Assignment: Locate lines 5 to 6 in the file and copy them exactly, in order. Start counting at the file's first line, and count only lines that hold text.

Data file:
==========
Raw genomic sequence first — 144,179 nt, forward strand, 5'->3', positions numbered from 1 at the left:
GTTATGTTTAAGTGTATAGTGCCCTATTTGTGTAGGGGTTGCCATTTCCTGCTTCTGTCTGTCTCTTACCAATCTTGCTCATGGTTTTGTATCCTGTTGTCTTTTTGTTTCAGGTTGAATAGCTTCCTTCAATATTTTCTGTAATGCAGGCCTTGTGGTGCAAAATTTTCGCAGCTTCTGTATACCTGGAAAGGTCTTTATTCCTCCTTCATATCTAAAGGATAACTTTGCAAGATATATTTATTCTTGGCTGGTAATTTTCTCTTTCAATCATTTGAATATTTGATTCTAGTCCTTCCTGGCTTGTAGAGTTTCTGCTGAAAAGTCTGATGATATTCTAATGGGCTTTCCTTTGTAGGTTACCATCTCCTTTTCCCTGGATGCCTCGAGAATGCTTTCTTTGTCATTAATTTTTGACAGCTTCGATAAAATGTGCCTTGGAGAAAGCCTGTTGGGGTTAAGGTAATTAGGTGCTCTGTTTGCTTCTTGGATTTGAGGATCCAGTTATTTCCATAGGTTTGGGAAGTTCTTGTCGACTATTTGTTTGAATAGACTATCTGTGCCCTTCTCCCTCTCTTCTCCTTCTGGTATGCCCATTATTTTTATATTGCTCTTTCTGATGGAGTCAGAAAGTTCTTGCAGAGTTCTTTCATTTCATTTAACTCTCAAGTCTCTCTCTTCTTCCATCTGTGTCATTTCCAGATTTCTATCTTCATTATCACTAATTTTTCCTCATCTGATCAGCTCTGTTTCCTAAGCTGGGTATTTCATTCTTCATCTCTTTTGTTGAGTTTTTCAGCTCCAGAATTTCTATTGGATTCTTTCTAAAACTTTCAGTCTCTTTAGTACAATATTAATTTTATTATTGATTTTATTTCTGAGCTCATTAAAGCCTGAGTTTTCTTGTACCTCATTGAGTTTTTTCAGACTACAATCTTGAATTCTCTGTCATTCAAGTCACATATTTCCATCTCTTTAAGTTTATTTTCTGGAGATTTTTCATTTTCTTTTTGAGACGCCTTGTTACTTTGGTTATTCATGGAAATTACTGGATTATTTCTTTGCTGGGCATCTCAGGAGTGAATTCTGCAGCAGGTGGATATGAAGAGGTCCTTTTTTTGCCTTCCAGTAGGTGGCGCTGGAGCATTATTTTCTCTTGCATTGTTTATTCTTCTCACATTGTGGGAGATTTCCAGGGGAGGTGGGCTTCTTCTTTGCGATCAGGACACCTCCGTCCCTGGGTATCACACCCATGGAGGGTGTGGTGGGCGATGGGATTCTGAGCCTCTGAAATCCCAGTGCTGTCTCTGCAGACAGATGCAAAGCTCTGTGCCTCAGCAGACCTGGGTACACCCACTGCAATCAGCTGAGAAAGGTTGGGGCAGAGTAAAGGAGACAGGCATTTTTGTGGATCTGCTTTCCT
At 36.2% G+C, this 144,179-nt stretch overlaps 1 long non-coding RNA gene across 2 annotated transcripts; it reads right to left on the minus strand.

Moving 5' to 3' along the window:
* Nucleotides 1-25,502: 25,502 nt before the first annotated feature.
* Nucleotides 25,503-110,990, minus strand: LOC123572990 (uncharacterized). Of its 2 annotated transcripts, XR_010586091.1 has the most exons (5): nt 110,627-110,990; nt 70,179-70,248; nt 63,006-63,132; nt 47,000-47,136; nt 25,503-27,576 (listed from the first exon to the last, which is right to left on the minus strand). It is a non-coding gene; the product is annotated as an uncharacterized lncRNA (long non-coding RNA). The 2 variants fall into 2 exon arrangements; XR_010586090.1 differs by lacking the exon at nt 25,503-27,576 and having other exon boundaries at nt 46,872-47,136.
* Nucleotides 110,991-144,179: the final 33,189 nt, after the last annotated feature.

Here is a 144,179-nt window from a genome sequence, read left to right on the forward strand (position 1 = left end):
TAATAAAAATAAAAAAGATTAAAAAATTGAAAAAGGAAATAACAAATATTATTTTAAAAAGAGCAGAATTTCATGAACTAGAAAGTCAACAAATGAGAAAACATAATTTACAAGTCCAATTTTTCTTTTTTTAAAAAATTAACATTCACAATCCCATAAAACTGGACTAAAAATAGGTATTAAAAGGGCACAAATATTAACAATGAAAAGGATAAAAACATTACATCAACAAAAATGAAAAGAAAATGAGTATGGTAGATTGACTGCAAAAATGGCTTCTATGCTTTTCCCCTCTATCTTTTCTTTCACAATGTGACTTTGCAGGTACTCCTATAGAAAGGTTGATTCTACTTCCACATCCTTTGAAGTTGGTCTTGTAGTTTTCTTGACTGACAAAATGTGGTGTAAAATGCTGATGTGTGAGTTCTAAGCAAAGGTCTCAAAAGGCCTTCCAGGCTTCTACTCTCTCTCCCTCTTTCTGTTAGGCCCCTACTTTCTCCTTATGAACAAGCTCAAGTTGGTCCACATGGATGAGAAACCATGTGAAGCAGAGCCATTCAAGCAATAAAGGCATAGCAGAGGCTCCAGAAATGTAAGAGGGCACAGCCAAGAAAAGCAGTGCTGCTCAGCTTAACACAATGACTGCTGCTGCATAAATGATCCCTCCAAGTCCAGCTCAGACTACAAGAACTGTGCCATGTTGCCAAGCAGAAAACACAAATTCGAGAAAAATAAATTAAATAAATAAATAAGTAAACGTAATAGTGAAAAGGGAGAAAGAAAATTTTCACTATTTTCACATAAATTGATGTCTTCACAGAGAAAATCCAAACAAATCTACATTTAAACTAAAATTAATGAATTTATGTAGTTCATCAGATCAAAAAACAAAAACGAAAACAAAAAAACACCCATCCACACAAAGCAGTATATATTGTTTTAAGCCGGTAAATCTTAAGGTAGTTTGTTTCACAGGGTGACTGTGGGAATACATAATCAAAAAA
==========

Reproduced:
* Nucleotides 1-25,502: 25,502 nt before the first annotated feature.
* Nucleotides 25,503-110,990, minus strand: LOC123572990 (uncharacterized). Of its 2 annotated transcripts, XR_010586091.1 has the most exons (5): nt 110,627-110,990; nt 70,179-70,248; nt 63,006-63,132; nt 47,000-47,136; nt 25,503-27,576 (listed from the first exon to the last, which is right to left on the minus strand). It is a non-coding gene; the product is annotated as an uncharacterized lncRNA (long non-coding RNA). The 2 variants fall into 2 exon arrangements; XR_010586090.1 differs by lacking the exon at nt 25,503-27,576 and having other exon boundaries at nt 46,872-47,136.